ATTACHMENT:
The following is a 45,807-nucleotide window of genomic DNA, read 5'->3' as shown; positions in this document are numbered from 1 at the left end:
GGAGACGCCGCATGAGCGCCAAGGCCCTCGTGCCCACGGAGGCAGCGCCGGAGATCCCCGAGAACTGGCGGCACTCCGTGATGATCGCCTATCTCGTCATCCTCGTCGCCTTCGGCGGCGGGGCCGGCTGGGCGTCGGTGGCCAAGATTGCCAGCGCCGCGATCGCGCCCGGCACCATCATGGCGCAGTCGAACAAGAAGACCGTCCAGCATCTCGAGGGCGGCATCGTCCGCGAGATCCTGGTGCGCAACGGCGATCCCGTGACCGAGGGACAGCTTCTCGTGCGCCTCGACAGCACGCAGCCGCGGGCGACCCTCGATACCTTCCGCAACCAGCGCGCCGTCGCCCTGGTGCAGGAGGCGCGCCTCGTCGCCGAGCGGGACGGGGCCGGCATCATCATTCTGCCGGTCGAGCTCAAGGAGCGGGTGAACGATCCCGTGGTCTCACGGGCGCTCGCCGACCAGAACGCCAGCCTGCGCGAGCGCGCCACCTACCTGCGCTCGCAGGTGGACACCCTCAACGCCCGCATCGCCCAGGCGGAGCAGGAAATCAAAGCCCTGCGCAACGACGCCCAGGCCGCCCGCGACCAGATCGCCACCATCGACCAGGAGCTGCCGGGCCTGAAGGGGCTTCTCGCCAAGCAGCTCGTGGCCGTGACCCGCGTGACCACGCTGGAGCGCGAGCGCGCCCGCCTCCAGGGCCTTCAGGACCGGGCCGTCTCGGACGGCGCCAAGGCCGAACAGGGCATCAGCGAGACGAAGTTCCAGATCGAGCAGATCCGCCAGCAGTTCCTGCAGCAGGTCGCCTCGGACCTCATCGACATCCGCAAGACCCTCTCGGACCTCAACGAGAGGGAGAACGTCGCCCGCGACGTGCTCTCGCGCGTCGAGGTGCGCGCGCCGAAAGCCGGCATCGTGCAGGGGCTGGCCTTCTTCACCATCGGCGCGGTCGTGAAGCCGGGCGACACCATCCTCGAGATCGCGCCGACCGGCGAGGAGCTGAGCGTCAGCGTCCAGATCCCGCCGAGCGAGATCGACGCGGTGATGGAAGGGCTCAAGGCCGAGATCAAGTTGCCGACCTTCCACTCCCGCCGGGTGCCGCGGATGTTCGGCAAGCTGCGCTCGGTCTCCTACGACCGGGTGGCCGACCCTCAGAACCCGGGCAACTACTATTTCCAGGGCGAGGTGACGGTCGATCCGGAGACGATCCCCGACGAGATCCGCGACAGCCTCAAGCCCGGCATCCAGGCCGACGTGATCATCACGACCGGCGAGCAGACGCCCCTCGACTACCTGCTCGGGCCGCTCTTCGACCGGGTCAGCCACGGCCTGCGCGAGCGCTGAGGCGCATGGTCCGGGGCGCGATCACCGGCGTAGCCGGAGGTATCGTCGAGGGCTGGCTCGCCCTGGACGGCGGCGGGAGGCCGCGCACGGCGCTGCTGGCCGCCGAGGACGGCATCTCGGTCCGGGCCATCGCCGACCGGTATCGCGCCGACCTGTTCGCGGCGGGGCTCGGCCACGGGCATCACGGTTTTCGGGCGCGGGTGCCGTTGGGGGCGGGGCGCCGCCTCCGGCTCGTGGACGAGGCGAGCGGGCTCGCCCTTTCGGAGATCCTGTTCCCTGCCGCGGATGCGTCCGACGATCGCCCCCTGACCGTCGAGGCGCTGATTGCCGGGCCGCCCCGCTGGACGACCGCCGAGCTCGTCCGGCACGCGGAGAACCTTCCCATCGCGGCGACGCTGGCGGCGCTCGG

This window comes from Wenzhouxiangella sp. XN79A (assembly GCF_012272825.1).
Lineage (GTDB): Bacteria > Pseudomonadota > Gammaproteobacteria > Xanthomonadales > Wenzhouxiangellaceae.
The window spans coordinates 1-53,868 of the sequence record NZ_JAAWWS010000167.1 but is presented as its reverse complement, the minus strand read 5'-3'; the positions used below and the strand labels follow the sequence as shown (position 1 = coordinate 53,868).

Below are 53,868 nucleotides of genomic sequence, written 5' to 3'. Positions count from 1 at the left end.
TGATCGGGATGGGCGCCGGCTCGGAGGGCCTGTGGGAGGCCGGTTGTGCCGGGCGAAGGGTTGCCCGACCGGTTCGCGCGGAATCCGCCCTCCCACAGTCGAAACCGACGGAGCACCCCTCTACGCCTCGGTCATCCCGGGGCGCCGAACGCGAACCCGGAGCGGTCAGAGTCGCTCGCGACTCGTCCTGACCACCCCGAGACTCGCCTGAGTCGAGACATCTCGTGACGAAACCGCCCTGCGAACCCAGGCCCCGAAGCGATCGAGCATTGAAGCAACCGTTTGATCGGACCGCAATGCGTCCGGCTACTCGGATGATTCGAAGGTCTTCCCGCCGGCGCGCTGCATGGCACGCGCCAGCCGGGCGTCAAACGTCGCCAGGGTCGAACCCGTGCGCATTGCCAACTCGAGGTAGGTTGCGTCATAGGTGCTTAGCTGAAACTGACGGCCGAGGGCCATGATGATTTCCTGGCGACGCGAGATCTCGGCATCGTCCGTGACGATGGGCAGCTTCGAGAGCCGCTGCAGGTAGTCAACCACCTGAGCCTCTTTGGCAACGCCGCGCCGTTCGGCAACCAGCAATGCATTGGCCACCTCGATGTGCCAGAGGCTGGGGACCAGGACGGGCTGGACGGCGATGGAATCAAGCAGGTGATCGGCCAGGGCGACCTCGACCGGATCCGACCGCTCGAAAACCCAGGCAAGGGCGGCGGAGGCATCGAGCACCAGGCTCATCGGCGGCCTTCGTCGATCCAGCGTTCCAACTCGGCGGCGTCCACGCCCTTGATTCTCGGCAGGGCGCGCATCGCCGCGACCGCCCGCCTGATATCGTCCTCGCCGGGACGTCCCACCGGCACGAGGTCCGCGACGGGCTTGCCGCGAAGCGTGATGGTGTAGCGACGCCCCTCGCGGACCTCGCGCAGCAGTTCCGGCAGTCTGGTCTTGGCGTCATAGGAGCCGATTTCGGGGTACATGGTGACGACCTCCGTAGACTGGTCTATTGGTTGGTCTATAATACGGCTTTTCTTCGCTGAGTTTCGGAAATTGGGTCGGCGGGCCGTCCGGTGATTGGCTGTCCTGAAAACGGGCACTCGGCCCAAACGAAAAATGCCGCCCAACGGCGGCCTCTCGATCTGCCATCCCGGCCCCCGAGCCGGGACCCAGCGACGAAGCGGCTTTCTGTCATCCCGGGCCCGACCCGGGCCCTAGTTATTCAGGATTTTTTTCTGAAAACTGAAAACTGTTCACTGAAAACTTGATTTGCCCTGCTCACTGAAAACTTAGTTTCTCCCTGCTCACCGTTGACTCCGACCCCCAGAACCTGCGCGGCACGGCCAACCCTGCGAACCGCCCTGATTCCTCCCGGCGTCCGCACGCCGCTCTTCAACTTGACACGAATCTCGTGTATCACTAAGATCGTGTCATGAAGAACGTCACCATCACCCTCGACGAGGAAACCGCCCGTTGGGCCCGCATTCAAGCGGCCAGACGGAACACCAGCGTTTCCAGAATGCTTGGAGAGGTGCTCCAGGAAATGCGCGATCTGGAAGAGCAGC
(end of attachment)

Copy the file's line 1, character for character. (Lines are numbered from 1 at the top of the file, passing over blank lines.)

The following is a 45,807-nucleotide window of genomic DNA, read 5'->3' as shown; positions in this document are numbered from 1 at the left end: